Bronx, N.Y., July 16, 2012 – It was good to see on Monday night that the powers that be at Yankee Stadium, while of course being mindful of a series starter against the division rival Toronto Blue Jays, were also looking back two years to, excluding Game 6 of the 2009 World Series, my favorite game in the new Yankee Stadium. The July 16, 2010, tilt against the visiting Tampa Rays was the first home game in the Bronx after not only having lost George Steinbrenner on July 13, but also the “Voice of God,” Bob Sheppard, three days before that. It was a very emotional night, the Yanks played a thrilling come-from-behind game, and Nick Swisher provided big moments, including a game-tying homer in the eighth and the winning base hit in the bottom of the ninth.
Swisher had his chances to play the hero this time around as well. He had a base hit, but he also twice came to bat with the bases loaded, and each time took a called strike three. Luckily, a couple of guys who were not with the team 24 months ago, and two players who were, provided all the offense the team would need, again, much of it late in the game.
This one started out well for the home team, as the Yanks all but buried young Toronto starter Henderson Alvarez, loading the bases against him in the first and scoring single runs in the second and third innings; his pitch count hovered at 68 after three frames, with his team down, 2-0. Phil Hughes, meanwhile, was off to a good start, retiring nine of 11 Jays through three, and escaping a leadoff Edgar Encarnacion double in the second for the two-run lead on 45 throws.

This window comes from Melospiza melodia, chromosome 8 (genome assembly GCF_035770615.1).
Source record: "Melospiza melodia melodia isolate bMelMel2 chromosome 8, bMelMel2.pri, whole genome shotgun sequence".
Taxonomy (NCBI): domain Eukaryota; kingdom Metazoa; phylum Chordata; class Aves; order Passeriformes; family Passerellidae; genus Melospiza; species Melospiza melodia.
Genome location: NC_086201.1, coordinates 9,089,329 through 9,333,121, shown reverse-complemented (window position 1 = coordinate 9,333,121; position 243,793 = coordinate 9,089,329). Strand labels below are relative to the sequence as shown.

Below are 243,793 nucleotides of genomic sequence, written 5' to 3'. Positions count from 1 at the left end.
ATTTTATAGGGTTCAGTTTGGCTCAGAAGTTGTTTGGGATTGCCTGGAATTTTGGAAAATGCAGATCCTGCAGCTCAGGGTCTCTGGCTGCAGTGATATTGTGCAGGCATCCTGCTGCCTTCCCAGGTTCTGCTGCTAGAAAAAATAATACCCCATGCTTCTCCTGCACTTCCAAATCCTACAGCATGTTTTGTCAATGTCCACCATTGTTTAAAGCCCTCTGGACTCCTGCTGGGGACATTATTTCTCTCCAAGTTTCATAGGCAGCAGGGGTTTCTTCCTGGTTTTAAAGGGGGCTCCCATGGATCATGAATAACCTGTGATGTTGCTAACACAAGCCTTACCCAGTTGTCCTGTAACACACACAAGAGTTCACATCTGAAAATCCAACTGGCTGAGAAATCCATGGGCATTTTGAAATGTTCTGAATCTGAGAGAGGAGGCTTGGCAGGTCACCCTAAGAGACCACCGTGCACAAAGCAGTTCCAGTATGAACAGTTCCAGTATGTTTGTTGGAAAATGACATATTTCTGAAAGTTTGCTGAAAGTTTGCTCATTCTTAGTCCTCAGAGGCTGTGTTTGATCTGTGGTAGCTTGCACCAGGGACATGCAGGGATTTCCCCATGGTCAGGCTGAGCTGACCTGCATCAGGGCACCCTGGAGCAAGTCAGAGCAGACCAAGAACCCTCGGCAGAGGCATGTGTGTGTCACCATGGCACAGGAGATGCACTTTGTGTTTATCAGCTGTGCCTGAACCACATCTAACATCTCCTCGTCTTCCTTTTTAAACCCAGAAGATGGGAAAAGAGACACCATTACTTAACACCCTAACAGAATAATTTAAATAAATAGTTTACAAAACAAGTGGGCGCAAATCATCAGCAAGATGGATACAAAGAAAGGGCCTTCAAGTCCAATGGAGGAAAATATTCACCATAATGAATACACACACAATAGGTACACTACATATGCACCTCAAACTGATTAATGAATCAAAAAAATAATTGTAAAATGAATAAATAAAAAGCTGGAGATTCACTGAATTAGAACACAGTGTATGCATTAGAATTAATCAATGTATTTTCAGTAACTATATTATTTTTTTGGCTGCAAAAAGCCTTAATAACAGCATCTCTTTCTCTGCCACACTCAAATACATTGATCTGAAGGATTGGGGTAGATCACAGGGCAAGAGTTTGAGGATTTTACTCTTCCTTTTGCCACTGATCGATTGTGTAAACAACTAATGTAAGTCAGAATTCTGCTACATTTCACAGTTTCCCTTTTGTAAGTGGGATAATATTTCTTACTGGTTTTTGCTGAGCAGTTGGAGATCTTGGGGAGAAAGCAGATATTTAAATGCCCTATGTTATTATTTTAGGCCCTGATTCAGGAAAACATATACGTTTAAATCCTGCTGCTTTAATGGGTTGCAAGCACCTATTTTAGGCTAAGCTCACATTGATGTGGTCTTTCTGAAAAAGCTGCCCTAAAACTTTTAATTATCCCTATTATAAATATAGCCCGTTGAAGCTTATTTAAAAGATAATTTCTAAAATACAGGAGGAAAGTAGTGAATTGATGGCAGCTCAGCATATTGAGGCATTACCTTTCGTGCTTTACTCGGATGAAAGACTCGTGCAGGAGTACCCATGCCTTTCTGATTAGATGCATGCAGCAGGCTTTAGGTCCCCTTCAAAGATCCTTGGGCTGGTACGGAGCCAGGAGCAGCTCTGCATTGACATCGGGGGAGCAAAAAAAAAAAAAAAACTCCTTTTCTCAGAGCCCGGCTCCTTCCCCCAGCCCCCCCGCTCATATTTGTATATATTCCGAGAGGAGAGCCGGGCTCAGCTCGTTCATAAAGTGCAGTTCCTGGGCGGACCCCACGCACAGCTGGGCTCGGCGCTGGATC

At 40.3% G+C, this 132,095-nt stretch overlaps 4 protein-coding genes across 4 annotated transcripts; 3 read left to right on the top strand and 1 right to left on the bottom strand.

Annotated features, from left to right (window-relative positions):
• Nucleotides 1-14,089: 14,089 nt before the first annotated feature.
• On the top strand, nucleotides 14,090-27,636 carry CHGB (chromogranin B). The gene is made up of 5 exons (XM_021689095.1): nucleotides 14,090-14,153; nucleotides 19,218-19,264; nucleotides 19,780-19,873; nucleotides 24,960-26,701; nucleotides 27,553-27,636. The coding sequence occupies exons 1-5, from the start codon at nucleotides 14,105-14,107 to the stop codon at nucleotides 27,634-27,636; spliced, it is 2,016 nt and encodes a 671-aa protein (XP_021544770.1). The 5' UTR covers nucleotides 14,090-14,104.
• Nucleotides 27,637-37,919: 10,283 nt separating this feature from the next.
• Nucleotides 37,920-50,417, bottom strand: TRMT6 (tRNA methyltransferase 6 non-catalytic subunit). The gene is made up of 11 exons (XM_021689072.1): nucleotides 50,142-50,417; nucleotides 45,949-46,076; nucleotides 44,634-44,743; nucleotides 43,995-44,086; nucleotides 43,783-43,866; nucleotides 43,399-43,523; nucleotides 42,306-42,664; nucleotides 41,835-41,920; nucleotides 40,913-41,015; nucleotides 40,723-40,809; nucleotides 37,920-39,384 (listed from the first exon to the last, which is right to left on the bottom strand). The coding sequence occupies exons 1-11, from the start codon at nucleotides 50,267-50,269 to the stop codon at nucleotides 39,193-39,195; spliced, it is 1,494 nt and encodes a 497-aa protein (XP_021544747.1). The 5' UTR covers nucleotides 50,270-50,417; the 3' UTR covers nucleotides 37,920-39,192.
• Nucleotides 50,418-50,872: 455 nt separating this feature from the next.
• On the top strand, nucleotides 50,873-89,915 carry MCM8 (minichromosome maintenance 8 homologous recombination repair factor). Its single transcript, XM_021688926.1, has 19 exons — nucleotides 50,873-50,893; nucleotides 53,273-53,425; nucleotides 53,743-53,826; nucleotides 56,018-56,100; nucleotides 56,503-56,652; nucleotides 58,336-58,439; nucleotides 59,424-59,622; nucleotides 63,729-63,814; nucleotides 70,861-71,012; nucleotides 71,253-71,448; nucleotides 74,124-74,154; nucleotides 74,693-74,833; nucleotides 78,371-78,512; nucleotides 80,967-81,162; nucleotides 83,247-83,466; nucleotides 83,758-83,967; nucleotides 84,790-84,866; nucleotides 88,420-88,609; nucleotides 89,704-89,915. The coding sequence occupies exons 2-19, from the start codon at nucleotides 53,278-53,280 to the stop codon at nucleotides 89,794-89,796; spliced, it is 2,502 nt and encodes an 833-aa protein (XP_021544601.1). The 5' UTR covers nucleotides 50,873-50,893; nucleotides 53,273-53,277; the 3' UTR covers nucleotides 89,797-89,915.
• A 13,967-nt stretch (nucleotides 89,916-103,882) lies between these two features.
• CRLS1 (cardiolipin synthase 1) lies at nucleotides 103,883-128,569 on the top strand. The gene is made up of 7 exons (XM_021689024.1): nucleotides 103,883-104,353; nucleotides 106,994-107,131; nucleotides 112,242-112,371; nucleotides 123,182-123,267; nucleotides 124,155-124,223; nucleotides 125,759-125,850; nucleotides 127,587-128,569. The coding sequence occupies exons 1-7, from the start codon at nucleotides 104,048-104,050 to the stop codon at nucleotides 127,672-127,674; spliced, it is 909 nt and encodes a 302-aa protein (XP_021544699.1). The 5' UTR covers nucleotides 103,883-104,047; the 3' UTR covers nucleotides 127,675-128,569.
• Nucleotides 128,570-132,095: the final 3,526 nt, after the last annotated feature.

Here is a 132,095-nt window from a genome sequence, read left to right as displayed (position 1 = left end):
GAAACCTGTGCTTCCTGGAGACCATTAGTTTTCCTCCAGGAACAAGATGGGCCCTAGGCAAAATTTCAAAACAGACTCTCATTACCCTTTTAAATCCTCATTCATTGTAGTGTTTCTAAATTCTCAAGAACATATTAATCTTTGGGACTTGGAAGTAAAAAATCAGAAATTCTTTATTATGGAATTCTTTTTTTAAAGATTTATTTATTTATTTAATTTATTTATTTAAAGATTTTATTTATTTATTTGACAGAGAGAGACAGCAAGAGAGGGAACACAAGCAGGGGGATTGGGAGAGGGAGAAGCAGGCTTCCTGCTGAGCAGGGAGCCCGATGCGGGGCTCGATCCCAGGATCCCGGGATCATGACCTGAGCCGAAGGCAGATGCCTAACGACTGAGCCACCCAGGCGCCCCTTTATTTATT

But although Phil was throwing a one-hitter, he was struggling mightily with his control, and 20 of those 45 throws missed the zone. And the wildness would cost. When he fell behind 3-1 on back-to-back hitters in the fourth, once Encarnacion lined hard to Raul Mondesi in left, lefty DH Adam Lind made him pay, drilling a homer three rows deep over Swisher in right to halve the lead. Two frames later, the Jays struck again. Colby Rasmus fooled Swisher, who broke in then out, making the catch deep in right to start the top of the sixth, and Phil lost Jose Bautista, throwing three straight out of the zone once he had him on a 1-2 count. Two pitches later Encarnacion tied the game on a hard double to left center, with a close play at the plate that might have been closer had Mondesi’s throw in to cutoff man Derek Jeter not drifted toward second base.
Still, the game-tying double was just the third hit Phil would allow. Rajai Davis would double in the seventh for the fourth and last hit off Hughes, but he would not score. And if the focus was now on the tiny slips in Phil’s armor, it was simply because the Yankee offense had disappeared. Once Russell Martin homered with two down in the second, and Alex Rodriguez scored on back-to-back doubles with Robinson Cano in the third, Alvarez retired the next nine in a row. He walked Mark Teixeira in the sixth, followed by the Swisher single, but Ibanez grounded meekly into a 4-6-3 to end both Alvarez’s night and the inning. The offense became so predictably anemic that, when Martin struck out against righty reliever Chad Beck for the second out of the seventh, the Scoreboard queued up the organ fanfare that greets the end of the seventh a full out too early. Three pitches later, Jeter gounded out, and the inning actually did come to a close.